Yaneek Page | Lost your job? Here’s how to pivot in this pandemic
ADVISORY COLUMN: SMALL BUSINESS
QUESTION 1: I started working with an accounting firm in February of this year and was sent home in May due to the pandemic. I have been job searching since then. I also taught accounts for three years. Can you please help me find a job that can match my skills set even if it’s something online? – M.
QUESTION 2: My wife was made redundant from her job. She has experience in accounting, more particularly accounts payable, is proficient in Peachtree, Inspire, Microsoft Word, Excel, PowerPoint, and Payroll. She holds a BBA degree. If you know of anyone who has a vacancy, it would be appreciated. I know COVID-19 has changed the dynamics of life, however, we are exercising faith. – K.
BUSINESSWISE: I am excited to share some great strategies and an inspiring practical example of how, as accounting professionals, you might be able to quickly transition to an area that is high in demand in these times.
efore I do, however, it is important to manage expectations. Since April, I have been literally inundated with messages from people who have either lost their jobs or been affected by job losses of relatives or caregivers because of the pandemic.
The situation is dire. The record global job losses and economic decline have made it an exceptionally challenging time to be unemployed as few new jobs are being created, and many highly qualified, highly skilled, and experienced people are competing in a shrinking global marketplace.
My advice to anyone seeking employment now is that these extraordinary times call for drastic measures. Drastic meaning aggressive and non-stop action, a bold pivot, and the audacity to look outside of Jamaica for opportunities. Finding employment now requires positive thinking amid the air of gloom and high energy that drives consistency in prospecting even when you might not have the mindset to do so.
Pivot and plan
This is why it is important to immerse yourself in the hope of powerful stories of inspiration daily. Which brings me to the practical example I promised. Former accountant turned cybersecurity-audit-and-protection expert Gavin Dennis is a Jamaican now living his ‘best life’ in Europe after securing a job in cybersecurity via LinkedIn Jobs some time ago.
Now a cybersecurity entrepreneur who can be found at g5cybersecurity.com, he insists that he is enjoying the best quality of life ever, the most earnings and savings, and works far less than he used to.
Recently, Gavin shared publicly that he wished more Jamaicans would take bold action and actively search for opportunities outside of Jamaica, especially in the field of cybersecurity, which is ripe with opportunity in this pandemic.
The advantage of a strong accounting and audit background is the relative ease of transition to IT audit, security, and cybersecurity, which are in high demand because of the massive global uptake of technology and the increased cybersecurity risks that result from such a massive and sudden shift, particularly e-commerce and work/school from home.
My own quick search of the major job sites revealed tens of thousands of jobs available in this high-paying field, with new jobs being added daily. On LinkedIn Jobs, which is where Gavin found the job that extracted him from Jamaica to Germany for triple his previous income, has over 59,000 open opportunities. Glassdoor has over 24,000, and Indeed has over 18,000.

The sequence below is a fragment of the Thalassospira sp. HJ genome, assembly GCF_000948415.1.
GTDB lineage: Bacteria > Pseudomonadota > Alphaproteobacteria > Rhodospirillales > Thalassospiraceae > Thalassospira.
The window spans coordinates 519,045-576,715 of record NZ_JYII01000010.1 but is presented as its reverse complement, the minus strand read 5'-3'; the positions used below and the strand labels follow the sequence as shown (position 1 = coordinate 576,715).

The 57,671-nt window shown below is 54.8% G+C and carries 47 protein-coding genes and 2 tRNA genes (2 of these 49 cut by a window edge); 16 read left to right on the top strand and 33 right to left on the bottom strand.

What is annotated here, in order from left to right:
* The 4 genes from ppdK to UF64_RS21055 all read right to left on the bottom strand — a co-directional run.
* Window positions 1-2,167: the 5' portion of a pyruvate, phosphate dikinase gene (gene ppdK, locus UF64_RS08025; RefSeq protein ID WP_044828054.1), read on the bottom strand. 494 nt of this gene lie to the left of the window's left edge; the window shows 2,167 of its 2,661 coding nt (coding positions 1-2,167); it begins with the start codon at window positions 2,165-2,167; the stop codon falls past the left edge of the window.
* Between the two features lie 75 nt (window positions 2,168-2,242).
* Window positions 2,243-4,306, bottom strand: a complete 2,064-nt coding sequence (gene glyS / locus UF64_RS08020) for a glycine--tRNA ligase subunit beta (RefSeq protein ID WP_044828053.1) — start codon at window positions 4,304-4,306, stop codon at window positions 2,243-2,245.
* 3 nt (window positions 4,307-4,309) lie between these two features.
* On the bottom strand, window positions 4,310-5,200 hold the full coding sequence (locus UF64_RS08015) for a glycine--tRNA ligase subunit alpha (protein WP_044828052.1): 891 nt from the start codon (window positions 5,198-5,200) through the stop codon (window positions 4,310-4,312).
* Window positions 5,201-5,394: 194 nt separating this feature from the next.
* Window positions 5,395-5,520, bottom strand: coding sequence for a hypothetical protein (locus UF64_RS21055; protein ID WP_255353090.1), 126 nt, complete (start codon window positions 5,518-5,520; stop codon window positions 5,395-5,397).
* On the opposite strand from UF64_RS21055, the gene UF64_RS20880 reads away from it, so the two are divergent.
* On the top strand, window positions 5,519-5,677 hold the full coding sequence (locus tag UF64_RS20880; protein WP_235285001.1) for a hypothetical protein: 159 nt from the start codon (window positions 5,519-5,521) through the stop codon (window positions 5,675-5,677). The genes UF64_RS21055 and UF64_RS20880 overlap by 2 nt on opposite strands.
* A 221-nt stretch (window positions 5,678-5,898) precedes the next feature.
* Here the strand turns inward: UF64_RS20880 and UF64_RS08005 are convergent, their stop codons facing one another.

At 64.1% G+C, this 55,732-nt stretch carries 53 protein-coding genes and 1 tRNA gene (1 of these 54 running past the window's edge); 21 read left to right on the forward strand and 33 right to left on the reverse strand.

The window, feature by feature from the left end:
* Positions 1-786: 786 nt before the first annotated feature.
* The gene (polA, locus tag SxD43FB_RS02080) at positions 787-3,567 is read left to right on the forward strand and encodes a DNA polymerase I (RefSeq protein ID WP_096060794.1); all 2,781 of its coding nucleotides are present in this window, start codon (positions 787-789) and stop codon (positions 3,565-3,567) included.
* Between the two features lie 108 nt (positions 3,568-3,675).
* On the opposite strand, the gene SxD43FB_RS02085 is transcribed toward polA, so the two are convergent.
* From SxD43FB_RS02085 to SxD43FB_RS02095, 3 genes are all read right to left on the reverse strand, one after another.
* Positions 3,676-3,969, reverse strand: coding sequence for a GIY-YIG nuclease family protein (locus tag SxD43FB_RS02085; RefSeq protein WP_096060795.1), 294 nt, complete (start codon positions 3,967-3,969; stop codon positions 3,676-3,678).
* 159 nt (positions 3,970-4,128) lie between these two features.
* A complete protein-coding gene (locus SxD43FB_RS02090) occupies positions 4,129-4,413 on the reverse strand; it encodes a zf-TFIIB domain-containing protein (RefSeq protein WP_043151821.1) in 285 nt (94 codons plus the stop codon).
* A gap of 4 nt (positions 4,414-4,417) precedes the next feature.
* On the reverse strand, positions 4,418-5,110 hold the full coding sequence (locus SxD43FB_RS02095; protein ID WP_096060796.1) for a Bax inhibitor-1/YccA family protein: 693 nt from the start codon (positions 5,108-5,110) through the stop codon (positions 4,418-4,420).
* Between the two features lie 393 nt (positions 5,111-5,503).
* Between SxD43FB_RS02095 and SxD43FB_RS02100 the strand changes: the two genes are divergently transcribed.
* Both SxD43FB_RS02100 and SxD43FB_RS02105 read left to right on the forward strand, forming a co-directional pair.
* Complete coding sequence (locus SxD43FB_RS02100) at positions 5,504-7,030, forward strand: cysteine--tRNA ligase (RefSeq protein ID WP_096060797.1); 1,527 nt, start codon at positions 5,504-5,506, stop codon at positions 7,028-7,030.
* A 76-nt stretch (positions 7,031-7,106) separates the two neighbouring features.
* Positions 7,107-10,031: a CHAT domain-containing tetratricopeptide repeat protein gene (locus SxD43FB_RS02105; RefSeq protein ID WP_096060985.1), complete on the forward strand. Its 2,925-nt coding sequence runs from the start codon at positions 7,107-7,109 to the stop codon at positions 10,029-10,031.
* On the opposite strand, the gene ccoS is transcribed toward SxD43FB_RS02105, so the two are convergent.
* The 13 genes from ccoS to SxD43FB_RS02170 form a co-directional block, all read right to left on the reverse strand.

The most critical employment strategy now is to upskill yourself to match the opportunities available rather than waiting around for old jobs to come back or competing with a comparative mass of applicants for the few traditional jobs.
Some jobs that have gone are never coming back, some will take more effort and less pay, some will be more stressful because of the heavy workload relative to staff. Note, too, that in those traditional areas, it may be many months, if not years, before you can earn a salary comparable to pre-COVID-19 times.
Never let up
The best option might be pivoting towards high-demand jobs where the supply of talent is less. Among Gavin’s qualifications are CISSP, CISM, CASP, and CySa+, which I noted as popular requirements for several of the jobs now available.
Another important strategy that worked for Gavin was to apply like crazy for jobs daily. Gavin shared that when he was contacted for the life-changing interview, he didn’t even remember that he had applied because he had sent out so many applications. Yet one interview was all it took to receive an offer, and in two weeks, the company had secured and paid for his work visa.
His major success tips are ensuring that you brand yourself appropriately online, upgrade your online profile to include a professional head-shot photo, all your accomplishments, and your affiliations. He stressed that companies scrutinise your online profile intensely, and it can make or break your employment prospects. The fatal mistake Jamaicans make, in his view, is not curating their social media content, and I could not agree more.
The surest way to kill your prospects is posting hate speech, prejudice towards a group, or sharing confidential information about your previous employer.
COVID-19 has changed the world forever, and many of us will need to make drastic change to survive. My new mantra, which is 'No one is coming to save us!' may be the ultimate guide for you in these times. We must rise up, get ahead of the winds of change, and try to save ourselves.
Yaneek Page is the programme lead for Market Entry USA, a certified trainer in entrepreneurship, and creator and executive producer of The Innovators and Let’s Make Peace TV series.